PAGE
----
2. Place the yogurt in a large bowl; crack the egg into the yogurt and whisk to combine. Add the 2 cups of water and whisk together. Place the cooled wheat in a medium to large saucepan and add the yogurt-egg mixture and 2 c cold water. You’ll be gradually bringing the mixture to a boil and have to stir the mixture continuously in one direction until it boils. It’s very important not to stop stirring and to stir only in one direction so the mixture doesn’t curdle. Ideally you’d bring the mixture to a slow boil and this could take thirty minutes of stirring. Recently I started doing this a little sped up, on slightly higher heat, and it takes about twelve minutes of continuous stirring. Once the mixture is boiled turn the heat to a low simmer and cover.

3. Heat 3 tbsp of oil in a small to medium saute pan on a medium flame. Add the onion and saute until it starts to turn golden, about 10-15 minutes. Stir in the mint and cook for one minute then take off the heat. Stir this into the yogurt mixture, take the yogurt off heat. Season with salt to taste and you’re ready to eat. The soup can be served hot or cold.

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As the occasion called for, this Thanksgiving was one indulgence after another. Gumbo, dark chocolate devil’s food cake, pecan tart, cornbread stuffing, Misty Knoll turkey, pear-pistacchio pie, mince pie, curry butternut squash soup. See what I mean?

When we arrived in Vermont on Thursday more than a dusting of snow remained. The photo above is a view from my dad and Bonnie’s back porch out toward the pond.

Each year there is mild debate about which stuffing we will make: my dad’s thymey-sagey breadcrumb with apple and sausage stuffing or my stepmom’s cornbread with cranberry stuffing. I like both but suppose I have a slight preference for the latter since I adore cornbread, and this year that is in fact what we had.

A twenty-one-pound bird from Misty Knoll Farms in Vermont managed to feed the twenty guests we had over for our Thanksgiving dinner, held on Saturday and not Thursday. (Thursday is for traveling and gumbo!)

Bonnie’s sister-in-law is known for her pies and this year she outdid herself by making four: an apple, pumpkin, pear-pistachio, and mince, my grandmother’s favorite.

My sister Hope’s birthday falls on the 28th of November (like John Stewart’s) and so each year we celebrate around Thanksgiving and I usually make a birthday cake. Since chocolate is kind of her thing and dairy is not so much her thing, it usually ends up being some chocolatey dairy-free concoction. This year I was interested in trying David Lebovitz‘s Devil’s Food Cake; while not dairy-free per se, it seemed easy enough to substitute Earth Balance for the butter and soy milk or Lactaid for the milk.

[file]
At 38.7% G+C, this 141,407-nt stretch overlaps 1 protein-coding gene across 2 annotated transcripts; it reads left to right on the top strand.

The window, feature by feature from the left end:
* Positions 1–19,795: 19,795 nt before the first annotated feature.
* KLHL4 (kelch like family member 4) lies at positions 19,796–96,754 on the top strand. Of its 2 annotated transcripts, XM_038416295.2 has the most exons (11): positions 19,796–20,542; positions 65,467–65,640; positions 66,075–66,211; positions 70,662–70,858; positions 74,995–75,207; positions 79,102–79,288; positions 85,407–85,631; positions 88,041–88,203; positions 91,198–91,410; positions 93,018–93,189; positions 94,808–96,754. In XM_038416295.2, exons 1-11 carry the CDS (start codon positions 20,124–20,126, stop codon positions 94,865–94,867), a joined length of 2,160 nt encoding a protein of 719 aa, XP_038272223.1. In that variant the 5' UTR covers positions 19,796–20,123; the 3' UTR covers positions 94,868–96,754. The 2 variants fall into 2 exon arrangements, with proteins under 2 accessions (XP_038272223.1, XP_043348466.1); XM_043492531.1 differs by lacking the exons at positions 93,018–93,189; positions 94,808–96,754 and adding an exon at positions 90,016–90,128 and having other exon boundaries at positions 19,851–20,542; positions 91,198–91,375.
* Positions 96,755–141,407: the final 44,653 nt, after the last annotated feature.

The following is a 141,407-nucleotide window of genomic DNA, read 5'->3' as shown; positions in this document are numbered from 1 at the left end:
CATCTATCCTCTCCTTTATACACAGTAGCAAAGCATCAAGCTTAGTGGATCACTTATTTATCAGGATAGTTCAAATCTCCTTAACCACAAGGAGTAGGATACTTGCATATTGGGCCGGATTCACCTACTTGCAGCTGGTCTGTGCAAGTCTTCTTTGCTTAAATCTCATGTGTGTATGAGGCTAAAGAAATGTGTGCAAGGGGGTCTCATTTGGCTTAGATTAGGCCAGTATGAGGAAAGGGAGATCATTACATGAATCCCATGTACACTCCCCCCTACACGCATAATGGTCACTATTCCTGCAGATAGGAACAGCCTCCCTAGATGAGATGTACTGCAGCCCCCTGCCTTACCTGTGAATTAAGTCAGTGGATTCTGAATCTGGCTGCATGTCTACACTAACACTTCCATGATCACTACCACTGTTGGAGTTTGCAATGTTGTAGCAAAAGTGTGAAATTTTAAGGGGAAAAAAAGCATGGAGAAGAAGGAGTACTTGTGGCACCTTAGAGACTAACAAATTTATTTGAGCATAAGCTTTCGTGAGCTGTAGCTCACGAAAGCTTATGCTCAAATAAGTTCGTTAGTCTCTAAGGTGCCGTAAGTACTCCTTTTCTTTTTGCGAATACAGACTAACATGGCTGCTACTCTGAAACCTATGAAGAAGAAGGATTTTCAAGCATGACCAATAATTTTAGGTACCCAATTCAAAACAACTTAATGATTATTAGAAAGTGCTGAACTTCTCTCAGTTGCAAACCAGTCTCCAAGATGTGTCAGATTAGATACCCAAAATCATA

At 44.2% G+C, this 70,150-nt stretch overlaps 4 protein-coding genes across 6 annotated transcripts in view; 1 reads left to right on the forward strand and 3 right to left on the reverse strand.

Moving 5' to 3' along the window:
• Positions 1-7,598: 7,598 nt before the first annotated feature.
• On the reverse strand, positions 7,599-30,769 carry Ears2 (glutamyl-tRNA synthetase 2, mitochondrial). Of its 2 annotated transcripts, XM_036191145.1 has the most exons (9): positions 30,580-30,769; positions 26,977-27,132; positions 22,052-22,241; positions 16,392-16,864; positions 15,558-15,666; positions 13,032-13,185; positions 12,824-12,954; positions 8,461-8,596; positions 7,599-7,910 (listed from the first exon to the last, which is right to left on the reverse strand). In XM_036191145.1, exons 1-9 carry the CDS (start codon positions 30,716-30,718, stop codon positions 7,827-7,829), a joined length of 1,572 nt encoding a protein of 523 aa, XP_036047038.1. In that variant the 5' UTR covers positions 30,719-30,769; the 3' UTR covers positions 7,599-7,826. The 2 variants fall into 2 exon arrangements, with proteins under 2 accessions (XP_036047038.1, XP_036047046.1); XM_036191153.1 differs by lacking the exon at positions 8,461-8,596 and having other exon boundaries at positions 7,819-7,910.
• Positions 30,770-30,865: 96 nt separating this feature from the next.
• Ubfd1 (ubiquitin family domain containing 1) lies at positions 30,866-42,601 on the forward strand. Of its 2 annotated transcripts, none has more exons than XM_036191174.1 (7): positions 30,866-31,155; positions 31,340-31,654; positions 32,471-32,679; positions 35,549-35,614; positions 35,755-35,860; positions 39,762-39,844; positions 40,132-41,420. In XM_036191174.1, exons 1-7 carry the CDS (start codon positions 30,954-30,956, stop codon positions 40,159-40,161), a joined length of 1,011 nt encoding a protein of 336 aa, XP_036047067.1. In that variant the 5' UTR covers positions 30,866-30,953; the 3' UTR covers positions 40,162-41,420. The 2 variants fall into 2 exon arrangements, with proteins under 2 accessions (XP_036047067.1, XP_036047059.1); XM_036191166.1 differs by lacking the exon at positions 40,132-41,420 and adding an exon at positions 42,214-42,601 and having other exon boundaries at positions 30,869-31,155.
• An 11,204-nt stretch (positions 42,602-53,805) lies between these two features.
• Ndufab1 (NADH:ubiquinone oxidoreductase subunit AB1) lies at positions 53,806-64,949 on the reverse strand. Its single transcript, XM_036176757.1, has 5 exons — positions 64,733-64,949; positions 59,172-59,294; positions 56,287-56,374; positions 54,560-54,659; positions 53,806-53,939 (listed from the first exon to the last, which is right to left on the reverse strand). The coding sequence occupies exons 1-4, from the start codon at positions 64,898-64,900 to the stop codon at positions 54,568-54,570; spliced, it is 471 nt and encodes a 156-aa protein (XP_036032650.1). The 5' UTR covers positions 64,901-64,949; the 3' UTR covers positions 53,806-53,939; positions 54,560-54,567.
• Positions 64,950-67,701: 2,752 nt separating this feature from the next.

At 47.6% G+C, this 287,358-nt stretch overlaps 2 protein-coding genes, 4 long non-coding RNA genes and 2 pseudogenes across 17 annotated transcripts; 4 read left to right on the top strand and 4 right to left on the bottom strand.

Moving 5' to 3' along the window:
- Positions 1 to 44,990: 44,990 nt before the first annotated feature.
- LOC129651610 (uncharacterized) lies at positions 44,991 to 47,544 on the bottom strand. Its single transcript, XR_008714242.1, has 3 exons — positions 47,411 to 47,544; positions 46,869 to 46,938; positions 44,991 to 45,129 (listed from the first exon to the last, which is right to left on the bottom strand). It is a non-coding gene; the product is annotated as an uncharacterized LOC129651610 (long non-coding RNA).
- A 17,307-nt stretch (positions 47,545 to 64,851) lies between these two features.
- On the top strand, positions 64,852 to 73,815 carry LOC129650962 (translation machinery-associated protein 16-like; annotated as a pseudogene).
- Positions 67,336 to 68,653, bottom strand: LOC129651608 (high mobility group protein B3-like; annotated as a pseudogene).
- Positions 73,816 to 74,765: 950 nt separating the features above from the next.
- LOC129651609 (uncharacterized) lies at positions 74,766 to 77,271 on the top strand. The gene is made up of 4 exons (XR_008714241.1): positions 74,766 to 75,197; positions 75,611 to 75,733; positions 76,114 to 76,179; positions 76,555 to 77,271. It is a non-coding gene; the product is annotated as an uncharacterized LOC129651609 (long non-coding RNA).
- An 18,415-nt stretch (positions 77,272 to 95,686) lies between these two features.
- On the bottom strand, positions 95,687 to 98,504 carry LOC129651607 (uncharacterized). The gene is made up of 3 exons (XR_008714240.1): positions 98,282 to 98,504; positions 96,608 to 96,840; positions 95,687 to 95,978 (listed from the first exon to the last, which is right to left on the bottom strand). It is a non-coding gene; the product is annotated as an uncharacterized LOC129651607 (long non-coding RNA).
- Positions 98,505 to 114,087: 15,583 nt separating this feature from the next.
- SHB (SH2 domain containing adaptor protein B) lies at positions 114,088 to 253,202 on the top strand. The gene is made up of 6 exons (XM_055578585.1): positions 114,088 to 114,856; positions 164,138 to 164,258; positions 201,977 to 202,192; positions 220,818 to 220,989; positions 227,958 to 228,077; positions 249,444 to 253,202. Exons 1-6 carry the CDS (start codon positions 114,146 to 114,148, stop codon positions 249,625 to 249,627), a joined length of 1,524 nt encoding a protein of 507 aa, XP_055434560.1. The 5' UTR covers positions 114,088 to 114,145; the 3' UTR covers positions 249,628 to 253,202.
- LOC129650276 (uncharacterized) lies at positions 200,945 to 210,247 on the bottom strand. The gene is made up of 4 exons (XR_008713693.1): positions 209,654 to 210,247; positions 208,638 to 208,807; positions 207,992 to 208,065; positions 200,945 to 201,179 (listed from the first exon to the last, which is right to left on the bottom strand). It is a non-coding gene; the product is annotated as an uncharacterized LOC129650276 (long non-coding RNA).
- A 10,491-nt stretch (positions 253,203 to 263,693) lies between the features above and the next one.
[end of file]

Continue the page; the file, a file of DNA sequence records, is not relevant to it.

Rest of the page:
In the end the cake was a hit but I encountered a few stumbling blocks along the way. For instance, the recipe called for lining the bottoms of the cake pans with parchment paper, but I had none. So I greased and floured them well instead. But when it came time to wiggle the baked cakes out of the pans to cool they put up a good fight and the cakes started to come apart. In general I found the cake to be crumbly and wondered if this was just the lack of parchment or the Earth Balance perhaps? And finally, while I love dark chocolate, I found the overall cake and ganache frosting too be a little too dark, a result of using only 70% bittersweet cocoa bars. The cake’s darkness was fine, but next time, I’d mix the bittersweet with some lighter semi-sweet chocolate bars for the ganache frosting. Not that I heard any complaints from the birthday girl.

Devil’s Food Cake
Adapted from David Lebovitz

For the cake:
9 tbsp unsweetened cocoa powder
1 1/2 c cake flour (not self-rising)
1/2 tsp salt
1 tsp baking soda
1/4 tsp baking powder
4 oz (1 stick) unsalted butter, at room temp
1 1/2 c granulated sugar
2 large eggs, at room temp
1/2 c strong coffee (or water)
1/2 c whole or low-fat milk (soy also works)

For the ganache frosting:
5 oz bittersweet chocolate, coarsely chopped
5 oz semisweet chocolate, coarsely chopped
1/2 c water (or cream)
3/4 c (1 1/2 sticks) unsalted butter

1. Adjust the oven rack to the center of the oven and preheat to 350 F.

2. Butter two 9″ x 2″ cake pans and line the bottoms with parchment paper.

3. Sift together the cocoa powder, cake flour, salt, baking soda, and baking powder in a bowl.

4. In a separate bowl, beat together the butter and sugar about 5 minutes until smooth and creamy. Add the eggs one at a time and incorporate.

5. Mix together the coffee and milk. Fold half of the dry ingredients into the butter mixture, then add the coffee and milk. Fold in the other half of the dry ingredients to combine, but do not over mix.

6. Divide the batter into the two prepared cake pans and bake for 25 minutes, or until a toothpick comes out clean. Cool completely before frosting.

7. To make the frosting, melt the chopped chocolate with the water (or cream) in a double boiler. Remove the bowl from the pot of water.

8. Cut the butter into small pieces and whisk them into the chocolate until completely melted and the ganache is smooth. Cool until spreadable, which may take up to an hour at room temp or a quick cooling (5-10 mins) in the fridge.

Frost the top of one layer of the cake and then place the other cake on top. Frost the tops and sides of the cake and serve the same day.